Here I am, adorned by glossy sequins, Marc Jacobs sunnies and layers upon layers of stress fat. A few recent months in my life contributed to my stress levels going through the roof. As a result, all I wanted to do was to to hide under piles of sheets, my head under the pillow, and preferably my door locked until my body would miraculously go back to my pre-stress fat state. Sure, that’s definitely how life works.

It’s common to gain weight when you are under pressure, fighting with anxiety and a schedule may give you a panic attack or two. Here’s what happens: Your body starts to assume it uses calories to fight stress, and so it tells you, it’s time for another fat, sugary meal. What your body realises after your 19 inch pizza, is that it actually doesn’t use calories to fight stress, and so the goodies that the pizza comes with stick around, literally, on you, as weigh gain. This is because the levels of our stress hormone, cortisol, get higher, making  overeating become your normal eating, preferably with an extra sugar-fuelled dessert. After all, you’ve got such a huge sweet tooth, it’s crazy. Et voila, in a few weeks, you are looking into a mirror and you plus all three chins are looking back. WTF? When did that happen?

Here’s what happened: I gained weight due to stress and anxiety. I started avoiding mirrors and opening my closet. I only wore super loose clothing as I didn’t want to feel my normal clothes squeezing me back out of them. I got saddened and was going towards depression, my own highway to hell.

Here are the stressed person weight gain mistakes I made, so you can avoid them:

  • Soz, too stressed/busy to eat. Yes, honey, you are not eating now, but you sure won’t forget to treat yourself after because you skipped a meal. And your treat? It will be junk food, let’s not fool ourselves. Being too busy to eat is a direct ticket to Fatsville. So don’t hop on board with me, and make time for yourself to eat your breakfast, lunch or dinner. Don’t skip.
  • I’ll just hoover this meal quickly. Eating quickly and mindlessly can also make us hungry faster. Instead, take your time and eat slowly – I personally started using a small spoon to make myself have smaller spoonfuls thus really savour the flavour and eat mindfully. This will help you feel fuller for longer too. Let’s leave the hoovering to the pros, right Henry?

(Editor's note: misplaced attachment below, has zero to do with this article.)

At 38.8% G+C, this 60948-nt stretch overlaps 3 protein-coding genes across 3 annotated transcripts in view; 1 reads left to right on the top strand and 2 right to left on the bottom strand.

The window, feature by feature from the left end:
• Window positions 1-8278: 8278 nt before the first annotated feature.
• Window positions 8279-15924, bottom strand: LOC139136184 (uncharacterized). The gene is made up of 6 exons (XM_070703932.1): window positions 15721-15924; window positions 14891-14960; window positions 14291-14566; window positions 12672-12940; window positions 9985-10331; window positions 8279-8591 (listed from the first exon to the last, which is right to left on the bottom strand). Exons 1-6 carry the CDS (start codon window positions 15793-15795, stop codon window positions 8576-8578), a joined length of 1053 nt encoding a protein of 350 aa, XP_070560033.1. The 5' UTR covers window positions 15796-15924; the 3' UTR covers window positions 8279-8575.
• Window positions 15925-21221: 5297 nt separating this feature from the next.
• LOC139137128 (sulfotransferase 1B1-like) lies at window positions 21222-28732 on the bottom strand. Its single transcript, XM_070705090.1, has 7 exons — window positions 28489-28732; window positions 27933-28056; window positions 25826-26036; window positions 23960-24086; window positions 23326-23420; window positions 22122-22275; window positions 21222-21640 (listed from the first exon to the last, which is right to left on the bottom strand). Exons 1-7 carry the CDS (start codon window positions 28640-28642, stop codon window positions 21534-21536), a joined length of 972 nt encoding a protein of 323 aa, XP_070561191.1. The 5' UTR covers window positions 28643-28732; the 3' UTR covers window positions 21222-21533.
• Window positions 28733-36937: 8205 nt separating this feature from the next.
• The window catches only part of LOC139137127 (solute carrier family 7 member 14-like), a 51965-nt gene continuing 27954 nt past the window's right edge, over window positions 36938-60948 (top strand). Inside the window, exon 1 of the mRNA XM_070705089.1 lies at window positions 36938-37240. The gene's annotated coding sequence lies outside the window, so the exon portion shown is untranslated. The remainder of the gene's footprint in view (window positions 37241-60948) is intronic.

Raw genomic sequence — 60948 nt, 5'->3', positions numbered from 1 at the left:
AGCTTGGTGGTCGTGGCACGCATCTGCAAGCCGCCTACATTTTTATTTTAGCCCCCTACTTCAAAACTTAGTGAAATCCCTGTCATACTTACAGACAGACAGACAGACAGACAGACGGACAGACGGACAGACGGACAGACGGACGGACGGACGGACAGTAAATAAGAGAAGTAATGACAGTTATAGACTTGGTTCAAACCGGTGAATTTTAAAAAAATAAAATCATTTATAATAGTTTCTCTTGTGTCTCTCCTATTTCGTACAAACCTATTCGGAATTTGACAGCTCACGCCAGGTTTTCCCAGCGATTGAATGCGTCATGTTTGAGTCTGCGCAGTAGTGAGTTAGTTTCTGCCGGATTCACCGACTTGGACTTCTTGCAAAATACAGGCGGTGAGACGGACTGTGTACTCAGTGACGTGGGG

• Yep, I’ll have that 6th cup of coffee, I’m such a coffee person. It’s true, I love having a black coffee in the morning. But Stressed Me loves coffee at all times. According to the Journal of Agricultural and Food Chemistry, if you are drinking more than 6 six cups a day, you are heightening your chances of weight gain and potential insulin problems. And we know the latter is another way of saying diabetes. Also, I must add, if your coffee of choice is with cream, milk and sugar, you’re increasing your calorie intake without even noticing. These bastards are sneaky like that.
  • I def can function on 3 hours of sleep a few days in a row, I did that when I was ten years old all the time, was totally fine. Nope. Those days are gone. Some of us genetically need less sleep, some of us require to sleep for at least for eight solid hours straight. Having the adequate amount of sleep is really important for your body as it is its time to reboot, recover and de-stress. There are many factors why sleep can help prevent weight gain, but I will go ahead and mention the most obvious one: How’s your self-control situation when you are at peace and rested? And how is it when you are knackered?
  • Nah, this is totally fine, this is my life right now lolz. Not it’s not. Normalising stress and anxiety is not the way forward, despite to many it is the obvious way to go. I’ve made a decision not to focus on dieting to get my pre-stress fat body back. I decided to focus on de-stressing, which can be the harder route as it may take longer to bounce back.

This is the de-stressing techniques and tricks I am using:

  • I stopped having more than one coffee a day.
  • I stopped giving in to some of the stress factors, and went for a more serene approach, although this will always be a work in progress for a perfectionist.
  • I changed my approach when communicating with people who stressed me out. Before, I’d get nervous and have anxiety as collaborating with them was not optional. Now, I focus on myself instead of them. I focus on the way I conduct myself or communicate rather than how they receive it. I realised that there are some things I can’t control, and getting nervous about them has no point. This means that if someone doesn’t like me or what I stand for, I make them stress about it, not me.
  • I started putting my phone on airplane mode without being on an airplane. Living on the edge, right there.
  • I started being ok with myself at the weight that I am. I gained weight due to stress. I will now focus on cleaner eating, get back on track, and won’t punish myself for being put in a situation where I’d get panic attacks and stress eat. It happened, but it’s not my fault. The latter sentence is the most important realisation that I am still fighting with myself to accept. But I will accept it and I will be ok.

From my reflection with three extra chins, I will get to two, and to a defined jawline that I once had. I choose this kind of weight loss strategy, where the mind is more powerful than the body. I’ll let you know if it definitely works; in fact, I feel it working already.